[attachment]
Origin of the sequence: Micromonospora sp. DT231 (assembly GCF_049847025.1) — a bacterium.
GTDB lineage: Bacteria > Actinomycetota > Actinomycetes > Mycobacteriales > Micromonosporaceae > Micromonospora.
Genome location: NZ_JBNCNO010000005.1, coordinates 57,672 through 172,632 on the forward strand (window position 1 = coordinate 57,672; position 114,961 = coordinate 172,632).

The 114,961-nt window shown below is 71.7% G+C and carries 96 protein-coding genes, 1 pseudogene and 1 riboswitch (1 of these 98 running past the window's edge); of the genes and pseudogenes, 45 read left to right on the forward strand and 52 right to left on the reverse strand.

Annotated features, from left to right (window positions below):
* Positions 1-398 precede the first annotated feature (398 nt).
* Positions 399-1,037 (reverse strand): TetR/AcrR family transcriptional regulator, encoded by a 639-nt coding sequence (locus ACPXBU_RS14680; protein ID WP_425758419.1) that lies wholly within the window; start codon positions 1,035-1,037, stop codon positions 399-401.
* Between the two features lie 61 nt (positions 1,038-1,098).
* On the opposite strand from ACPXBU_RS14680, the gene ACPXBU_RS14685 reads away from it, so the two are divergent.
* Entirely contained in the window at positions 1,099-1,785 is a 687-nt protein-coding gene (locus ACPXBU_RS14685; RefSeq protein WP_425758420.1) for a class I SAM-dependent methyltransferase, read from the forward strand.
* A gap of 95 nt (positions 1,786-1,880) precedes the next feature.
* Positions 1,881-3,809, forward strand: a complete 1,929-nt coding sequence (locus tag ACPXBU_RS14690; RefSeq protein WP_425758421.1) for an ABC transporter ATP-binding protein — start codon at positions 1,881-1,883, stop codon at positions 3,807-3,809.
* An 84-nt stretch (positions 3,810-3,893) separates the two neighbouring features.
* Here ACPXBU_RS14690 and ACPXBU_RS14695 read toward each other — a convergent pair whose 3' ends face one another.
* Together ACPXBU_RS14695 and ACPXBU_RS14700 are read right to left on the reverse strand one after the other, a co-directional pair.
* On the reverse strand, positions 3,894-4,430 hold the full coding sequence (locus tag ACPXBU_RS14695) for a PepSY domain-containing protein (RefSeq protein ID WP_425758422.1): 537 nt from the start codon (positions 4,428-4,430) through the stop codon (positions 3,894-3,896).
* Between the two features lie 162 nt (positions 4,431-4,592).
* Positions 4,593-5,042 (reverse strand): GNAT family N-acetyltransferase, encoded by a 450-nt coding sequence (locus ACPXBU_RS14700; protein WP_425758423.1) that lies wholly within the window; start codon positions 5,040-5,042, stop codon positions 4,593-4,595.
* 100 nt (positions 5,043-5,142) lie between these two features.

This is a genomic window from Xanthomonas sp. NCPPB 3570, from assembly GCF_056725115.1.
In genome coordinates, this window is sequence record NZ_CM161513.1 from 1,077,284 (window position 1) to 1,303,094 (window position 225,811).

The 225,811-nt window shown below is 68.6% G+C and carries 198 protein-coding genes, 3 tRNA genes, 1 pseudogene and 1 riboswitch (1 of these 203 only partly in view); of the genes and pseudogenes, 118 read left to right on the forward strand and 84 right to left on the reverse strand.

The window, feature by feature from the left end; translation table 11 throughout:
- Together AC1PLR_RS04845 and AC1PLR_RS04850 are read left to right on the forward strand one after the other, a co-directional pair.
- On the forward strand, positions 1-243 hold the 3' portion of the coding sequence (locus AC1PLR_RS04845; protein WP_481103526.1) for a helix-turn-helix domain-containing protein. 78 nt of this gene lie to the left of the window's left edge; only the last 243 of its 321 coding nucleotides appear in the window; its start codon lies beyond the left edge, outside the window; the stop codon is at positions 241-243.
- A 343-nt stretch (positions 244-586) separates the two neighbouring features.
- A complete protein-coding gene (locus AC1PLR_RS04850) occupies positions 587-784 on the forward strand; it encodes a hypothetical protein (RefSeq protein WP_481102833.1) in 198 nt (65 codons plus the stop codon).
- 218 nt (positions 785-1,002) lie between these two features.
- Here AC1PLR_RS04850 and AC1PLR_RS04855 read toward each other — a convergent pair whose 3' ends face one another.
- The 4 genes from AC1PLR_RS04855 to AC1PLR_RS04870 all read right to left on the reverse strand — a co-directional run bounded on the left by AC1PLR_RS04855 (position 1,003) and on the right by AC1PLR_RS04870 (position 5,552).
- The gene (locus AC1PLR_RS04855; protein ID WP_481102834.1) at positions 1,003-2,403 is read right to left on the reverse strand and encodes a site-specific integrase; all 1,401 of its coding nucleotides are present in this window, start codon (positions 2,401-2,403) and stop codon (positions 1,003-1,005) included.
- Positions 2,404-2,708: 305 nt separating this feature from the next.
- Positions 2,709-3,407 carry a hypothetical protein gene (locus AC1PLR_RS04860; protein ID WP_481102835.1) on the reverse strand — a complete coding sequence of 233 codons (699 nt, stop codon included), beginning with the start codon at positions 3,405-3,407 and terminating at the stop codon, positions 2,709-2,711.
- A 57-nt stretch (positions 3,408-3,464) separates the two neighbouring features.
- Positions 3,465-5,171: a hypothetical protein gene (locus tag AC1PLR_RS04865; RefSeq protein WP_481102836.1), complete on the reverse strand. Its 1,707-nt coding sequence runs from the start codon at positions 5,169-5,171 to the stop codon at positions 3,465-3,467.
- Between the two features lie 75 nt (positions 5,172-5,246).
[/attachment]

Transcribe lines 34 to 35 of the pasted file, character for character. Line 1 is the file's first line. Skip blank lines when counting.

- A 57-nt stretch (positions 3,408-3,464) separates the two neighbouring features.
- Positions 3,465-5,171: a hypothetical protein gene (locus tag AC1PLR_RS04865; RefSeq protein WP_481102836.1), complete on the reverse strand. Its 1,707-nt coding sequence runs from the start codon at positions 5,169-5,171 to the stop codon at positions 3,465-3,467.